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Mineral Point family raises show cattle, lambsMineral Point family raises show cattle, lambs

Lambs from A&M Farms have experienced success at jackpot shows, county and state fairs and national competitions

April 23, 2015

4 Min Read

By Ethan Giebel

Spring is a time when youth who participate in showing livestock look toward the upcoming show season. Mike and Dr. Amy Robinson own A&M Farms near Mineral Point in Iowa County. They specialize in raising cattle and lambs that will rise to the top of competition in show rings throughout show season in the Midwest.

Lambs from A&M Farms have experienced success at jackpot shows, county fairs, Wisconsin State Fair and national competitions. Even before the 2015 lamb and calf crop is on the ground, the Robinsons' are beginning planning for the 2016 season and beyond.


On and off of the farm, the Robinsons' are committed to agriculture. Mike has been the agriculture instructor and FFA advisor at Mineral Point High School since 2000. Amy is an owner of Military Ridge Veterinary Clinic in Dodgeville. She has been a practicing veterinarian since 2002.

"We are a mixed practice with both large and small animals," she said. "The majority of our work is with cattle, but we see anything with hooves."

Mike had worked as a herdsman during college at the University of Wisconsin-River Falls farm, which is where he gained an interest in the sheep industry, specifically raising club lambs. Their venture in the club lamb business began when they received a pair of ewes as a wedding gift from friends about 20 years ago. After renting several different farms to house their ewes and beef cows, the Robinsons' settled at their current location in 2002. 


As they began selling club lambs, they grew to know others in the industry and continued to build a base of loyal clients. At one point, more than 100 ewes resided in the flock. That number has been reduced to approximately 50 head of crossbred ewes and purebred Dorset ewes. As of late, introducing elite bloodlines into the flock through the use of A.I. has expanded offerings for their customer base.


"Lambs are a great project for young kids because they are easy to handle," said Mike. "It's a great first project if a young person isn't familiar with livestock. They are able to physically handle them with ease."

Overcoming challenges

Raising lambs for the show industry can be a challenge due to the seasonality of lambing. January and February are primetime for lambing at A&M Farms in order to meet demand for lambs that will be the correct size at shows throughout the summer. Other than weather, mothering ability of ewes can be an added challenge.

"The goal for our beef enterprise is to raise show heifers," said Mike. "Even though our focus is on Angus, we do have Hereford, Simmental and Red Angus genetics on the farm."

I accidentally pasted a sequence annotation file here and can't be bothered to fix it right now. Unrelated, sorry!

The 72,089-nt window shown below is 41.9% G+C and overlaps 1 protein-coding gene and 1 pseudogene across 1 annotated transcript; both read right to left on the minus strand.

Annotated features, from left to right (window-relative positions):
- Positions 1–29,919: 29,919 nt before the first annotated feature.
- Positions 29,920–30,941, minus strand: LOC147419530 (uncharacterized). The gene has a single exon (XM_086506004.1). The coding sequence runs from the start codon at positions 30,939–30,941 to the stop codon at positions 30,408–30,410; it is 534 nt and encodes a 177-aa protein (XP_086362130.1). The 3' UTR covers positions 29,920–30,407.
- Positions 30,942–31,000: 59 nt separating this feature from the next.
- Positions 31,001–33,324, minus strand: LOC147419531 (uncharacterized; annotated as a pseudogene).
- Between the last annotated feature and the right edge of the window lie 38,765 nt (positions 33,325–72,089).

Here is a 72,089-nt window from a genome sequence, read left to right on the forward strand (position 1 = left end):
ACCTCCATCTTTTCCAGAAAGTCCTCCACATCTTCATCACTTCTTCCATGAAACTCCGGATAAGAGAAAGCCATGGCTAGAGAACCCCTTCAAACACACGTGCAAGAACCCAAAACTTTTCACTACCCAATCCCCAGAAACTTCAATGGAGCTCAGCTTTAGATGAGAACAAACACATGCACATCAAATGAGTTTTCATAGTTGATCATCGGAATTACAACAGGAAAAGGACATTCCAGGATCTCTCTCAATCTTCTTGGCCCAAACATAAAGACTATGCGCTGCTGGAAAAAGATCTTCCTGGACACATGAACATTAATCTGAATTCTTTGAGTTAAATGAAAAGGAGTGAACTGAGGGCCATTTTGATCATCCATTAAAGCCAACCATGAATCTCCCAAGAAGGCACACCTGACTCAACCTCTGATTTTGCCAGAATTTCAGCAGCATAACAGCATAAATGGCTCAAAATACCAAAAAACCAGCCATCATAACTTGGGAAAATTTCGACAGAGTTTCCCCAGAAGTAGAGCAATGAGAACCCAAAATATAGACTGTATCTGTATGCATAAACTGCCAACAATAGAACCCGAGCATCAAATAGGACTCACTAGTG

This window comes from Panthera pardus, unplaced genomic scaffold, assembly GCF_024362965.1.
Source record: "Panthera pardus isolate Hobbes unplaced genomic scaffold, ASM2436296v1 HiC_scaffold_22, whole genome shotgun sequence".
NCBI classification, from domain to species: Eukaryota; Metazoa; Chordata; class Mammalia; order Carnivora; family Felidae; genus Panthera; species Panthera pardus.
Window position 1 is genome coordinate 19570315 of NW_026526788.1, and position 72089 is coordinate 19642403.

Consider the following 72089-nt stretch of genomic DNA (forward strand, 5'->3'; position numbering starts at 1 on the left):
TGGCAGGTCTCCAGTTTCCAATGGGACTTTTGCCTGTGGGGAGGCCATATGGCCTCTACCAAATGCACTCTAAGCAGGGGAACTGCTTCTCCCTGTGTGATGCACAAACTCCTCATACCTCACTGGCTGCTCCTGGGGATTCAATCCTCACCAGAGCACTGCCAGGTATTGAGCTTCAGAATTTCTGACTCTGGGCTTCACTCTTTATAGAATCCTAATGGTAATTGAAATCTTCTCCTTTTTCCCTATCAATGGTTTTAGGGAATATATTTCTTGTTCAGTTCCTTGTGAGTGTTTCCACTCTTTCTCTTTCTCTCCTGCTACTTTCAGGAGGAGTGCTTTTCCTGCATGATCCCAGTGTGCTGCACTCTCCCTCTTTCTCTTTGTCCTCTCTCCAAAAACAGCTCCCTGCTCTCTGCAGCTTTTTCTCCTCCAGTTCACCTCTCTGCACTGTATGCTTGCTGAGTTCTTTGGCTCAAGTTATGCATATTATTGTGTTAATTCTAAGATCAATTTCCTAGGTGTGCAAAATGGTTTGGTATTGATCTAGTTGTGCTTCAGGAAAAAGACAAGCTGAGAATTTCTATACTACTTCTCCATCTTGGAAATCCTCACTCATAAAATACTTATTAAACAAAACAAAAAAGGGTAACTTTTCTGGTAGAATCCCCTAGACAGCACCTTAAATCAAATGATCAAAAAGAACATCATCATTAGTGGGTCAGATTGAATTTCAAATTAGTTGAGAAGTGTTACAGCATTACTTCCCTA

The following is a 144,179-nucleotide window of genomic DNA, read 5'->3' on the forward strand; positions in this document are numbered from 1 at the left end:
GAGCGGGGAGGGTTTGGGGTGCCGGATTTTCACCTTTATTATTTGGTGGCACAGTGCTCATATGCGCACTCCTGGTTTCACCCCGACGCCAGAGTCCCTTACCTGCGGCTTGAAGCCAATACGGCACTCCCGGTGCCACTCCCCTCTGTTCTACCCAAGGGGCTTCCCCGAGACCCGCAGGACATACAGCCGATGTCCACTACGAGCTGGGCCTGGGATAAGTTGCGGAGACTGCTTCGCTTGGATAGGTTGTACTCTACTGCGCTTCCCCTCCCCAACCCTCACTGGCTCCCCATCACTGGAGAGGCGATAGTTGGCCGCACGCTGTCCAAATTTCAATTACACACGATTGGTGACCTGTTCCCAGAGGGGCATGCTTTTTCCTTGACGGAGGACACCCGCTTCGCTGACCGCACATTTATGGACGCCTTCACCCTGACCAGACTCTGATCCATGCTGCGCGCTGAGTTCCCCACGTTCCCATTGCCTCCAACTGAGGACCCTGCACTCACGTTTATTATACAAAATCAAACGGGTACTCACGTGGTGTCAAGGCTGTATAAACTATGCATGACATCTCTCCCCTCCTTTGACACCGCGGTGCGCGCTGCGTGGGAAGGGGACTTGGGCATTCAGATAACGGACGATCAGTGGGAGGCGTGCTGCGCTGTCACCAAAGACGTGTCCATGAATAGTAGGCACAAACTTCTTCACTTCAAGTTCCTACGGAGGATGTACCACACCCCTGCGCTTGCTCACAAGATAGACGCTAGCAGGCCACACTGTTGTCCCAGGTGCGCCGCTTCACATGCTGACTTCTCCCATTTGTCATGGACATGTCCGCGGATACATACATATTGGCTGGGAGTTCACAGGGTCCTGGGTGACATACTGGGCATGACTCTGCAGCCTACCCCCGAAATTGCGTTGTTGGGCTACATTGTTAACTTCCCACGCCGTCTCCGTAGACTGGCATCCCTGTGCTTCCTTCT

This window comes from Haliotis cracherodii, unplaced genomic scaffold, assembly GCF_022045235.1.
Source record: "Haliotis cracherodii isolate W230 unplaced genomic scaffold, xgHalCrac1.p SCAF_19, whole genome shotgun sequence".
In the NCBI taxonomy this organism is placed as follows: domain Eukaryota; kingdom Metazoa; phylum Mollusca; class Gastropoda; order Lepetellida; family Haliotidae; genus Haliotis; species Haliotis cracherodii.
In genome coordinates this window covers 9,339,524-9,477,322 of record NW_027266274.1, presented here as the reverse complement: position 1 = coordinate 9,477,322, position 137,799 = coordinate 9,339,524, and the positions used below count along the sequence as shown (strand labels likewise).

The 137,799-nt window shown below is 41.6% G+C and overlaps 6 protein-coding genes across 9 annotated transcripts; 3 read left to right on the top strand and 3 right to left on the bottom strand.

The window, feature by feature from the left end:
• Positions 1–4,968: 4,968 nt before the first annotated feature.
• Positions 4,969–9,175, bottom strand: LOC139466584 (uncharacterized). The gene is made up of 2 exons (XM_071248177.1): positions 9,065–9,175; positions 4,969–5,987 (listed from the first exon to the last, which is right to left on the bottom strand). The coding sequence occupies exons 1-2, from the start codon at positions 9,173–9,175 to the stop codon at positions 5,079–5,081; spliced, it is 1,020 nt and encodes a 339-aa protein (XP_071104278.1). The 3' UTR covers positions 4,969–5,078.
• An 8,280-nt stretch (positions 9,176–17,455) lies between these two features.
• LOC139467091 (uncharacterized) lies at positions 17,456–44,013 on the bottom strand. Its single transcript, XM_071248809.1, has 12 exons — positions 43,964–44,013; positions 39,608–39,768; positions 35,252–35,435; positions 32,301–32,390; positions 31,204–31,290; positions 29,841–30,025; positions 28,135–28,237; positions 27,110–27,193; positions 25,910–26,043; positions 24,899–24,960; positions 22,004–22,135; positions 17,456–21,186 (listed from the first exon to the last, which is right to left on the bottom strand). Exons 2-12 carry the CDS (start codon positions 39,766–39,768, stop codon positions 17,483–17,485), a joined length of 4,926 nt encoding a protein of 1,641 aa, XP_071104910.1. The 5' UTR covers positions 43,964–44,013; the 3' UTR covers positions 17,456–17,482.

A diverse herd of more than 40 cows and heifers produce calves that are often sold for show or seed stock purposes. Thanks to A.I. and embryo work, Robinsons' bred the Heifer of the Year for the Wisconsin Angus Association in 2004 and have sold heifers that have fared well at various jackpot shows and fairs.

"I can't say enough good things about Angus cattle," said Mike. "Cows in the Angus breed have a natural maternal instinct. They get calves off to a great start and have the ability to make people money."

In recent years, a new project has emerged at A&M Farms. While helping a student get started with a meat goat project, the Robinsons began raising Boer goats. As meat goats have been gaining in popularity throughout the Midwest, so has the competition among exhibitors. Through careful selection, the Robinsons have been able to breed winners of shows in Wisconsin and Illinois. They are also involved with a group of individuals working to start the Wisconsin Meat Goat Association, which strives to hold more shows across the state.

Not only are the Robinsons' raising livestock on their farm, it is also where they have chosen to raise their young family. Joey, 10, twins Ellie and Annie, 8, and John, 6, all take on responsibilities at chore time and have begun working with and showing livestock.

"We are in this business for the kids," said Amy. "If it weren't fun, we wouldn't be doing it. It gets pretty crazy here sometimes with the farm and the kids but we wouldn't have it any other way."

Looking toward the future, all four of the Robinson children have shown an interest in agriculture at a young age. Taking on opportunities for growth in order to bring future generations back to the farm is a top priority for this young farming family.

Giebel is a student at University of Wisconsin-Platteville.

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